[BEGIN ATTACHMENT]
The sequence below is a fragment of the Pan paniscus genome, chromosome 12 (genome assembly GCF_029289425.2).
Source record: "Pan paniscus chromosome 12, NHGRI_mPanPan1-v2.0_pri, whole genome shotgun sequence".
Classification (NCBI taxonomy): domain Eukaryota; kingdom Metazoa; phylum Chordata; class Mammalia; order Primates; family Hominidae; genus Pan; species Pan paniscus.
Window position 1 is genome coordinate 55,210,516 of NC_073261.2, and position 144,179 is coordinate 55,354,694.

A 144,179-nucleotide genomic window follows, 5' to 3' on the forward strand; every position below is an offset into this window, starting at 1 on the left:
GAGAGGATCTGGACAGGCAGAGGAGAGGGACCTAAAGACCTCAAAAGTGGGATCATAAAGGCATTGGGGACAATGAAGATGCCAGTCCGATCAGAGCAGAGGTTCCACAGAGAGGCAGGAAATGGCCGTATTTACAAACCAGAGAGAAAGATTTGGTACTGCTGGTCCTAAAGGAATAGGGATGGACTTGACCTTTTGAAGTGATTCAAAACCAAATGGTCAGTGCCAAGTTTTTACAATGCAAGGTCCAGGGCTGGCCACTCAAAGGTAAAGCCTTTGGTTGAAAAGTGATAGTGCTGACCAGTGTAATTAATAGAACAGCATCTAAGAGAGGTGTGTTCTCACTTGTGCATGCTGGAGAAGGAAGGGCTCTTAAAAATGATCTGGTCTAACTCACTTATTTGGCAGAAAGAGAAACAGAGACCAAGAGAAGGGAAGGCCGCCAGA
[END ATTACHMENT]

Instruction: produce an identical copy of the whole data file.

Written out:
The sequence below is a fragment of the Pan paniscus genome, chromosome 12 (genome assembly GCF_029289425.2).
Source record: "Pan paniscus chromosome 12, NHGRI_mPanPan1-v2.0_pri, whole genome shotgun sequence".
Classification (NCBI taxonomy): domain Eukaryota; kingdom Metazoa; phylum Chordata; class Mammalia; order Primates; family Hominidae; genus Pan; species Pan paniscus.
Window position 1 is genome coordinate 55,210,516 of NC_073261.2, and position 144,179 is coordinate 55,354,694.

A 144,179-nucleotide genomic window follows, 5' to 3' on the forward strand; every position below is an offset into this window, starting at 1 on the left:
GAGAGGATCTGGACAGGCAGAGGAGAGGGACCTAAAGACCTCAAAAGTGGGATCATAAAGGCATTGGGGACAATGAAGATGCCAGTCCGATCAGAGCAGAGGTTCCACAGAGAGGCAGGAAATGGCCGTATTTACAAACCAGAGAGAAAGATTTGGTACTGCTGGTCCTAAAGGAATAGGGATGGACTTGACCTTTTGAAGTGATTCAAAACCAAATGGTCAGTGCCAAGTTTTTACAATGCAAGGTCCAGGGCTGGCCACTCAAAGGTAAAGCCTTTGGTTGAAAAGTGATAGTGCTGACCAGTGTAATTAATAGAACAGCATCTAAGAGAGGTGTGTTCTCACTTGTGCATGCTGGAGAAGGAAGGGCTCTTAAAAATGATCTGGTCTAACTCACTTATTTGGCAGAAAGAGAAACAGAGACCAAGAGAAGGGAAGGCCGCCAGA